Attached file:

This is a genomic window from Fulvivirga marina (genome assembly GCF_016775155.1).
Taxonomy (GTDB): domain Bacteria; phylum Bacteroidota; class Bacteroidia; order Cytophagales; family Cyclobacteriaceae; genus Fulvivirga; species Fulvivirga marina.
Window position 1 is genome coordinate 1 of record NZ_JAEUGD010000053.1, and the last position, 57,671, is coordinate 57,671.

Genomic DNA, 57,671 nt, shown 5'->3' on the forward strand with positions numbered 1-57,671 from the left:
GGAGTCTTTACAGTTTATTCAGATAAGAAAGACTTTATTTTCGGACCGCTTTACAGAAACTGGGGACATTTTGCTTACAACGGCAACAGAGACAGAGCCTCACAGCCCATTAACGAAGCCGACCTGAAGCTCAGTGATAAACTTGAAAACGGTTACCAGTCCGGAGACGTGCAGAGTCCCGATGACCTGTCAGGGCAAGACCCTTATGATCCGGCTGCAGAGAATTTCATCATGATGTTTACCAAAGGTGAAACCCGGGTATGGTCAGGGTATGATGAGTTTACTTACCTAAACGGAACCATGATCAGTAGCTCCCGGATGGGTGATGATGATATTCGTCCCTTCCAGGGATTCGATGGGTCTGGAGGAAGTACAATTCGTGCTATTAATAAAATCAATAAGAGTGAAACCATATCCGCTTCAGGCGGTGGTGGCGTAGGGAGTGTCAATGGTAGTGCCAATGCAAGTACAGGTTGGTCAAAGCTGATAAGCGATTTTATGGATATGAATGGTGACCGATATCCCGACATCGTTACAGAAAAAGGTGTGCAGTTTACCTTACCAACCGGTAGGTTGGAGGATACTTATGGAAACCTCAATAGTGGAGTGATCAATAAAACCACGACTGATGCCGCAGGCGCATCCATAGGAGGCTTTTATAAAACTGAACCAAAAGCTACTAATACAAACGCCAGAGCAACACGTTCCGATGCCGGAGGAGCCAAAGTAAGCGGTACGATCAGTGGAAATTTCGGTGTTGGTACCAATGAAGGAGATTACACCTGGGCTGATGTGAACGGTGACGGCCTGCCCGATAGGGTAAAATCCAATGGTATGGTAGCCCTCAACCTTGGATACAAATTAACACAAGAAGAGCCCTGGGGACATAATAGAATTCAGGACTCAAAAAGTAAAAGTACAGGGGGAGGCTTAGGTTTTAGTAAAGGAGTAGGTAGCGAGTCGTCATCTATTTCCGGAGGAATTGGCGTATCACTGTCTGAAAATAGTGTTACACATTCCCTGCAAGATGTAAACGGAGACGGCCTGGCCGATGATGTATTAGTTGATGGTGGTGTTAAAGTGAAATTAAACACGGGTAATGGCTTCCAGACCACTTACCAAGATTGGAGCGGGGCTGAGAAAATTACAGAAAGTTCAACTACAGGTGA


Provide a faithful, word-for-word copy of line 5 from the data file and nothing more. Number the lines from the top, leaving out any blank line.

GGAGTCTTTACAGTTTATTCAGATAAGAAAGACTTTATTTTCGGACCGCTTTACAGAAACTGGGGACATTTTGCTTACAACGGCAACAGAGACAGAGCCTCACAGCCCATTAACGAAGCCGACCTGAAGCTCAGTGATAAACTTGAAAACGGTTACCAGTCCGGAGACGTGCAGAGTCCCGATGACCTGTCAGGGCAAGACCCTTATGATCCGGCTGCAGAGAATTTCATCATGATGTTTACCAAAGGTGAAACCCGGGTATGGTCAGGGTATGATGAGTTTACTTACCTAAACGGAACCATGATCAGTAGCTCCCGGATGGGTGATGATGATATTCGTCCCTTCCAGGGATTCGATGGGTCTGGAGGAAGTACAATTCGTGCTATTAATAAAATCAATAAGAGTGAAACCATATCCGCTTCAGGCGGTGGTGGCGTAGGGAGTGTCAATGGTAGTGCCAATGCAAGTACAGGTTGGTCAAAGCTGATAAGCGATTTTATGGATATGAATGGTGACCGATATCCCGACATCGTTACAGAAAAAGGTGTGCAGTTTACCTTACCAACCGGTAGGTTGGAGGATACTTATGGAAACCTCAATAGTGGAGTGATCAATAAAACCACGACTGATGCCGCAGGCGCATCCATAGGAGGCTTTTATAAAACTGAACCAAAAGCTACTAATACAAACGCCAGAGCAACACGTTCCGATGCCGGAGGAGCCAAAGTAAGCGGTACGATCAGTGGAAATTTCGGTGTTGGTACCAATGAAGGAGATTACACCTGGGCTGATGTGAACGGTGACGGCCTGCCCGATAGGGTAAAATCCAATGGTATGGTAGCCCTCAACCTTGGATACAAATTAACACAAGAAGAGCCCTGGGGACATAATAGAATTCAGGACTCAAAAAGTAAAAGTACAGGGGGAGGCTTAGGTTTTAGTAAAGGAGTAGGTAGCGAGTCGTCATCTATTTCCGGAGGAATTGGCGTATCACTGTCTGAAAATAGTGTTACACATTCCCTGCAAGATGTAAACGGAGACGGCCTGGCCGATGATGTATTAGTTGATGGTGGTGTTAAAGTGAAATTAAACACGGGTAATGGCTTCCAGACCACTTACCAAGATTGGAGCGGGGCTGAGAAAATTACAGAAAGTTCAACTACAGGTGA